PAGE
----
Rachit Gupta (BOMBAY TIMES; August 3, 2018)

Akarsh Khurana is having a busy 2018. His first feature film as director High Jack, with Sumeet Vyas, released a few months ago and his second film, Karwaan, featuring Irrfan, Dulquer Salmaan and Mithila Palkar releases today. He’s also a very popular face on the digital medium, where he writes, directs and acts with quite a lot of success. He’s written movies like Krrish (2006), U Me Aur Hum (2008), Kites (2010) and Krrish 3 (2013), while he’s also acted in Bejoy Nambiar’s David (2013) and Aditya Chopra’s Befikre (2016). Akarsh has also been heading a popular theatre company along with his family, for nearly two decades. With years of experience behind him, he’s now gearing up for a successful innings as a Bollywood filmmaker. Excerpts from a free-wheeling chat with the multi-faceted man.

You’ve had two back-to-back releases this year – High Jack (debut film) and now Karwaan. It looks like a busy year, especially for a first time filmmaker.
That was never the plan. I shot High Jack in May-June and Karwaan in September-October in 2017. Last year was a bit hectic. I’m just thankful that they haven’t released in the same month.

You must have been disheartened to see your debut film, High Jack not doing well at the box office.
It suffered from a very bad release. I don’t think a lot of people even knew that a film like that was playing in theatres. Bas woh aake nikal gayi, which is kind of sad because I still feel it’s a very enjoyable film and once it releases online, I’m sure it will find its audience.

Karwaan has an impressive ensemble cast. How did you manage to bring together stars from three different platforms – Irrfan (Bollywood), Dulquer Salmaan, (Malayalam star) and Mithila Palkar (internet sensation)?
Shubh Shivadasani, our associate producer suggested we take the film to Irrfan. Hum toh utna bada soch bhi nahi rahe the. Hamare liye toh Irrfan ke saath narration milna hi badi baat hai, unhone haan bol diya, woh toh sone pe suhaga tha. We met him when Hindi Medium was being shot. He was interested almost immediately. Once Irrfan said a ‘yes’, we went and locked Dulquer for the film. I’ve known Mithila before she became an internet sensation. I’ve known her for a long time, but I didn’t want to cast her just because I knew her. So we did an audition with her and then we did two months of auditions with other girls but Mithila’s audition was still the best one.

How did you zero in on Dulquer Salmaan?
Again, Shubh suggested Dulquer for the role. I had just seen one film of his – Charlie (2015). I couldn’t cast him on the basis of that one film, because his role in Charlie was very different from what I had imagined for the character in Karwaan. So I watched two more films and I realised he has an incredible range as an actor. When we met him for the first time we knew he was the perfect choice. Dulquer’s sensibilities as a person and as an artiste are special. He looks for these off-beat subjects and unique perspectives. His response to the project was, ‘If Irrfan is doing this film, then I am in safe hands.’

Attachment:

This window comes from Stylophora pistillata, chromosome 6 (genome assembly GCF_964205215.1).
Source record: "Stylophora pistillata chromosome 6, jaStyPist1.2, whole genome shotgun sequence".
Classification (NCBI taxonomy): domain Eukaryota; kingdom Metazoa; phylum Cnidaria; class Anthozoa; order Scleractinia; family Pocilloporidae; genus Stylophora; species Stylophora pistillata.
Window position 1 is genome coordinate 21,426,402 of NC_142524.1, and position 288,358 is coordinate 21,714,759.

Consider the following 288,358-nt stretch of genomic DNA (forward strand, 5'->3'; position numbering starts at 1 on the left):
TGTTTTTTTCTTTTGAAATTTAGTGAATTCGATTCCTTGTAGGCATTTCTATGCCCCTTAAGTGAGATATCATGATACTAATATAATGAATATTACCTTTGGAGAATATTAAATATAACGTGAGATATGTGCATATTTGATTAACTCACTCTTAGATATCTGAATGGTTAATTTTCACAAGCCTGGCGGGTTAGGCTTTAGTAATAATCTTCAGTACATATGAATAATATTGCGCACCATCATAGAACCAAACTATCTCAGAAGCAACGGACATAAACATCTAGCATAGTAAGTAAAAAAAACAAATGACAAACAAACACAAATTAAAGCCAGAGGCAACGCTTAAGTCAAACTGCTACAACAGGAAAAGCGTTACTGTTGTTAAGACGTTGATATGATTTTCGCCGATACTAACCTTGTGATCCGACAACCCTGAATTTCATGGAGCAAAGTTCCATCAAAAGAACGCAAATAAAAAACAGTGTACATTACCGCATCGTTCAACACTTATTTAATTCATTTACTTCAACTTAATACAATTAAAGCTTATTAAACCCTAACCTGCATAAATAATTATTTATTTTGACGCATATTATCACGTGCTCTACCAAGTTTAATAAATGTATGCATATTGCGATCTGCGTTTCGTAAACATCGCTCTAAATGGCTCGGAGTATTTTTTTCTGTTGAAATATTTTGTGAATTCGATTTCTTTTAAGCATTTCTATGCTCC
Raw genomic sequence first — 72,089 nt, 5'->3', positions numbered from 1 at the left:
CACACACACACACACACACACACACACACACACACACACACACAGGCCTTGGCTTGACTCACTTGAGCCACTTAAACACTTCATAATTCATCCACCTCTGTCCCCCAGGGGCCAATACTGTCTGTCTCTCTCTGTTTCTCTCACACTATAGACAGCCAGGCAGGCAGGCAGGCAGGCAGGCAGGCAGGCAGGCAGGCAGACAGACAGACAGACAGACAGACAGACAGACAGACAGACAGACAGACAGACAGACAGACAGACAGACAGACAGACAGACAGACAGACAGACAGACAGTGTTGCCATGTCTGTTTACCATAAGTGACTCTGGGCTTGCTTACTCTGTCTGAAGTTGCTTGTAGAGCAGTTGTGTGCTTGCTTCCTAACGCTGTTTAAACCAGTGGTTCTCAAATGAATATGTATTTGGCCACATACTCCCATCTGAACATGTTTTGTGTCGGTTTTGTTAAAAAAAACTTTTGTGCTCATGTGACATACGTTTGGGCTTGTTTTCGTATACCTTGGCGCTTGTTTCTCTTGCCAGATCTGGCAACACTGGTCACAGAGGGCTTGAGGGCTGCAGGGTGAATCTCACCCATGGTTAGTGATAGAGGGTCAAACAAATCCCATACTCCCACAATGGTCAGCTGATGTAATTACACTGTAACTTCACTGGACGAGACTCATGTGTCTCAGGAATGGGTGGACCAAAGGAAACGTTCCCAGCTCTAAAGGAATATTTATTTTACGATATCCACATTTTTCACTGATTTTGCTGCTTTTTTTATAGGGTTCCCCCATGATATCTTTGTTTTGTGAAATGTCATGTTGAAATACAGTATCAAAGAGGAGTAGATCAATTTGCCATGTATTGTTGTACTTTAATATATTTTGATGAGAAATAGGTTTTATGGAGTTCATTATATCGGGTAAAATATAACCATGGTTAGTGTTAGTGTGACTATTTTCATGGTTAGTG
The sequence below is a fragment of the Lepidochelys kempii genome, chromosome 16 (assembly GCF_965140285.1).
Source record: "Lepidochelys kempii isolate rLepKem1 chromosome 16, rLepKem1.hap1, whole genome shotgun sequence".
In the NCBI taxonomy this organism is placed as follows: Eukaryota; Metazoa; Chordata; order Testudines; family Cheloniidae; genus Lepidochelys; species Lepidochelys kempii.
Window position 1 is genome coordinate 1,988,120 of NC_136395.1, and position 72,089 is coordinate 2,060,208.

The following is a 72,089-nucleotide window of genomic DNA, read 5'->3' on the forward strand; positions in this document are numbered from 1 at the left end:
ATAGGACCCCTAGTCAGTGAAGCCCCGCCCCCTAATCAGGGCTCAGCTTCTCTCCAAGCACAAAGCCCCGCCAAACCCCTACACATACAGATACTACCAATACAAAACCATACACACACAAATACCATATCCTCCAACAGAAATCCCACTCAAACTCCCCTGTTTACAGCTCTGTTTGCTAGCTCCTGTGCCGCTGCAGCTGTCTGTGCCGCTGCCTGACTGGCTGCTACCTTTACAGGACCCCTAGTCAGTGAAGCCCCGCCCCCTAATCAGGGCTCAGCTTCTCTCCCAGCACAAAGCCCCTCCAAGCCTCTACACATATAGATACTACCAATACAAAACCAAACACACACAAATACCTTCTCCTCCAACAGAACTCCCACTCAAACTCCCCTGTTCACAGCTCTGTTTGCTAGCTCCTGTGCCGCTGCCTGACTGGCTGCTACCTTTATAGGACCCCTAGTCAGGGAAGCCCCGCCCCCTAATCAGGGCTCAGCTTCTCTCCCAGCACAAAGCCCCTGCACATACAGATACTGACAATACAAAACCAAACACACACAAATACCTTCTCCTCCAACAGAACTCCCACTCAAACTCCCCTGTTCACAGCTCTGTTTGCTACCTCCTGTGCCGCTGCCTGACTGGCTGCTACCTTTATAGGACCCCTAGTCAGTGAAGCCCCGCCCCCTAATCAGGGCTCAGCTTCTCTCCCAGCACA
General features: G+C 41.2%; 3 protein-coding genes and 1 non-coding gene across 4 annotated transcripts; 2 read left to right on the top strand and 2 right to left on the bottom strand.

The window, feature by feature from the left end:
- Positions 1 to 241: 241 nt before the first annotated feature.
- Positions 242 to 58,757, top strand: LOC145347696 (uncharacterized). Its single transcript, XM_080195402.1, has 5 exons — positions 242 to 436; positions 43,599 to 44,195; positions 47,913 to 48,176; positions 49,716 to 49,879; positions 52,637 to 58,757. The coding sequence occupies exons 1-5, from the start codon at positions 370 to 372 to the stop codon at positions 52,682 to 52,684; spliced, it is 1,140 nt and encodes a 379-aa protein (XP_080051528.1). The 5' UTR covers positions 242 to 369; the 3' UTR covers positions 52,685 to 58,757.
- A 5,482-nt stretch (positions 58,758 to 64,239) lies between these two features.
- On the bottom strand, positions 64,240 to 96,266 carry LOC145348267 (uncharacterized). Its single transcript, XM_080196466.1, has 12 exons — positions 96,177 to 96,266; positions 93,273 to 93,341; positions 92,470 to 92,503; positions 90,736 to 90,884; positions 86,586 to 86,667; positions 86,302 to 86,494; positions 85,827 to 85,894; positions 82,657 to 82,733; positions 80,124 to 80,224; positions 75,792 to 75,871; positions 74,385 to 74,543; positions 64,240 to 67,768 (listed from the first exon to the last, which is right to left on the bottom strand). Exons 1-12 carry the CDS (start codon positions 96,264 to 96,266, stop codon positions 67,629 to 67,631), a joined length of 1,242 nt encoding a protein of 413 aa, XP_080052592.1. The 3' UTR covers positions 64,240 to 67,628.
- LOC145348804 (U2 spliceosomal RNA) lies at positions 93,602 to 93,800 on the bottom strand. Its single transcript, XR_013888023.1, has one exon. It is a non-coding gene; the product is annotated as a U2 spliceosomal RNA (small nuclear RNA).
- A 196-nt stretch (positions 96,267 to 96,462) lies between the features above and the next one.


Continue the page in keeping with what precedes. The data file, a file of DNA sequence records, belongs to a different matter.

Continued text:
Sumeet Vyas, your lead in High Jack and Mithila Palkar, one of your leads in Karwaan, are both internet stars. You have been acting, writing and directing on the digital platform, too. Is there a pattern over there?
It’s a mere coincidence. When we were casting for the character of Tanya in Karwaan we looked at actresses from all walks of life and from all mediums. You know, that’s how the cookie crumbles. A new medium becomes popular and since we’ve all come up via the digital platform, our paths tend to intersect. I’m acting on the digital platform as well. Working with Sumeet and Mithila is like having a crossover; we’re all growing and exploring these opportunities together.

What was your reaction when you found out about Irrfan’s neuroendocrine tumour?
First, there were these rumours floating around and before that he’d seen the first cut of our film and he’d given his feedback and he was generally very happy about it. Then, once we got a confirmation of his illness, we were all just very shocked. Just a few months ago we were shooting with him. During the shoot he was perfect, he was travelling between to Chandigarh for some work. He was attending film screenings and everything was looking great. But once we got the details and the confirmation, it just jolted us. I mean, we spent 40-45 days working with him and that’s enough time on a film set to form an equation and an attachment with a person. I just hope he makes a full recovery soon and returns to the movies.

High Jack was a stoner comedy while Karwaan is a road movie. Do these offbeat subjects excite you as a storyteller?
I like real comedy and emotions. I like stories like Karwaan that are rooted in reality and a slice-of-life space. High Jack wasn’t too realistic, but it was still about people being in real world situations and things going wrong for them. Having worked on films like Krrish, Kites and Krrish 3, I have had a tryst with larger-than-life cinema, but it’s the small stories that resonate with me. Karwaan has a wonderful journey from Cochin to Bangalore and it puts these quirky characters in the most bizarre circumstances. They’re driving around with a dead body. That’s the sort of humour that works for me. That’s my voice as a filmmaker.